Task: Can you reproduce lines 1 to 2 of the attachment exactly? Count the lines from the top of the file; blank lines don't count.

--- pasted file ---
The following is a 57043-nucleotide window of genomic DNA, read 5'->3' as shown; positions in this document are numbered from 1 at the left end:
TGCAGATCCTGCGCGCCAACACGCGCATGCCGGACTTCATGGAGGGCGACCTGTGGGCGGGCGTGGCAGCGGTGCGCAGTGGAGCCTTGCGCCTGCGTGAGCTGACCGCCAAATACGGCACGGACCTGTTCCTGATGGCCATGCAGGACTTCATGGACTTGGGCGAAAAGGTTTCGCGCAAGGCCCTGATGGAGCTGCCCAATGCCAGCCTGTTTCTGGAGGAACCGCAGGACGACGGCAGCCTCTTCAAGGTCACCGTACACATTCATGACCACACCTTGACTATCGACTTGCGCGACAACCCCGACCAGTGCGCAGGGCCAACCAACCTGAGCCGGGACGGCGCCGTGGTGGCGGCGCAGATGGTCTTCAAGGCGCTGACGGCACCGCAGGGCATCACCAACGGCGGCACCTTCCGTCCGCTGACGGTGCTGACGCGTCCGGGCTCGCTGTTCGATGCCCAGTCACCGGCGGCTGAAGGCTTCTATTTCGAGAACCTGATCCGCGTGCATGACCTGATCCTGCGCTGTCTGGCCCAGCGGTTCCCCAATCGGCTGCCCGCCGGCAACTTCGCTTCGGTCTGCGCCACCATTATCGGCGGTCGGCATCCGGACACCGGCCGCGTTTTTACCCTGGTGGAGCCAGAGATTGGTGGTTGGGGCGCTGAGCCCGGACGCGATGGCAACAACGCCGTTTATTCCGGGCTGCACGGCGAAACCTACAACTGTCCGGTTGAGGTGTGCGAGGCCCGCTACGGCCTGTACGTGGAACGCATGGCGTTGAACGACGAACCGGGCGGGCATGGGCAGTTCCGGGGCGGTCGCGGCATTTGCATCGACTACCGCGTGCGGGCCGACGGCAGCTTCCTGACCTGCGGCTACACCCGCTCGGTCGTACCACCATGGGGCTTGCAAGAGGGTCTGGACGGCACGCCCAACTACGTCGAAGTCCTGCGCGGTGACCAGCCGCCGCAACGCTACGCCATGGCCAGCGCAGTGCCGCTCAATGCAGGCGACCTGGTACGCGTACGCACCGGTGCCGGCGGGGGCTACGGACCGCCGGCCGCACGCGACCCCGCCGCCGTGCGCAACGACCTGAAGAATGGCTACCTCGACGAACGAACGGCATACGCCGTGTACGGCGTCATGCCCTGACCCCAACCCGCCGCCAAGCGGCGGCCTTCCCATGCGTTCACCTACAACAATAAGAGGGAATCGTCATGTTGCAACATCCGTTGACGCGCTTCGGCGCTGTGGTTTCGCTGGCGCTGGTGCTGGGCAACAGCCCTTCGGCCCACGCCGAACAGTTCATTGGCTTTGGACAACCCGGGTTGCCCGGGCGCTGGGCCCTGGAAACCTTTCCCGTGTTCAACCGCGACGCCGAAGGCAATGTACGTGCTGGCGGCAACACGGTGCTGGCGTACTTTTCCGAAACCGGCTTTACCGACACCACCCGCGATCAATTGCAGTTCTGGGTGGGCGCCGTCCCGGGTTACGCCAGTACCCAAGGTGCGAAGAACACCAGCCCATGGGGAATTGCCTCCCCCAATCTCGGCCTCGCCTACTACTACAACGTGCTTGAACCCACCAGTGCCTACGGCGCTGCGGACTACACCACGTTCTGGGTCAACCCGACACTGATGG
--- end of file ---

The following is a 57043-nucleotide window of genomic DNA, read 5'->3' as shown; positions in this document are numbered from 1 at the left end:
TGCAGATCCTGCGCGCCAACACGCGCATGCCGGACTTCATGGAGGGCGACCTGTGGGCGGGCGTGGCAGCGGTGCGCAGTGGAGCCTTGCGCCTGCGTGAGCTGACCGCCAAATACGGCACGGACCTGTTCCTGATGGCCATGCAGGACTTCATGGACTTGGGCGAAAAGGTTTCGCGCAAGGCCCTGATGGAGCTGCCCAATGCCAGCCTGTTTCTGGAGGAACCGCAGGACGACGGCAGCCTCTTCAAGGTCACCGTACACATTCATGACCACACCTTGACTATCGACTTGCGCGACAACCCCGACCAGTGCGCAGGGCCAACCAACCTGAGCCGGGACGGCGCCGTGGTGGCGGCGCAGATGGTCTTCAAGGCGCTGACGGCACCGCAGGGCATCACCAACGGCGGCACCTTCCGTCCGCTGACGGTGCTGACGCGTCCGGGCTCGCTGTTCGATGCCCAGTCACCGGCGGCTGAAGGCTTCTATTTCGAGAACCTGATCCGCGTGCATGACCTGATCCTGCGCTGTCTGGCCCAGCGGTTCCCCAATCGGCTGCCCGCCGGCAACTTCGCTTCGGTCTGCGCCACCATTATCGGCGGTCGGCATCCGGACACCGGCCGCGTTTTTACCCTGGTGGAGCCAGAGATTGGTGGTTGGGGCGCTGAGCCCGGACGCGATGGCAACAACGCCGTTTATTCCGGGCTGCACGGCGAAACCTACAACTGTCCGGTTGAGGTGTGCGAGGCCCGCTACGGCCTGTACGTGGAACGCATGGCGTTGAACGACGAACCGGGCGGGCATGGGCAGTTCCGGGGCGGTCGCGGCATTTGCATCGACTACCGCGTGCGGGCCGACGGCAGCTTCCTGACCTGCGGCTACACCCGCTCGGTCGTACCACCATGGGGCTTGCAAGAGGGTCTGGACGGCACGCCCAACTACGTCGAAGTCCTGCGCGGTGACCAGCCGCCGCAACGCTACGCCATGGCCAGCGCAGTGCCGCTCAATGCAGGCGACCTGGTACGCGTACGCACCGGTGCCGGCGGGGGCTACGGACCGCCGGCCGCACGCGACCCCGCCGCCGTGCGCAACGACCTGAAGAATGGCTACCTCGACGAACGAACGGCATACGCCGTGTACGGCGTCATGCCCTGACCCCAACCCGCCGCCAAGCGGCGGCCTTCCCATGCGTTCACCTACAACAATAAGAGGGAATCGTCATGTTGCAACATCCGTTGACGCGCTTCGGCGCTGTGGTTTCGCTGGCGCTGGTGCTGGGCAACAGCCCTTCGGCCCACGCCGAACAGTTCATTGGCTTTGGACAACCCGGGTTGCCCGGGCGCTGGGCCCTGGAAACCTTTCCCGTGTTCAACCGCGACGCCGAAGGCAATGTACGTGCTGGCGGCAACACGGTGCTGGCGTACTTTTCCGAAACCGGCTTTACCGACACCACCCGCGATCAATTGCAGTTCTGGGTGGGCGCCGTCCCGGGTTACGCCAGTACCCAAGGTGCGAAGAACACCAGCCCATGGGGAATTGCCTCCCCCAATCTCGGCCTCGCCTACTACTACAACGTGCTTGAACCCACCAGTGCCTACGGCGCTGCGGACTACACCACGTTCTGGGTCAACCCGACACTGATGG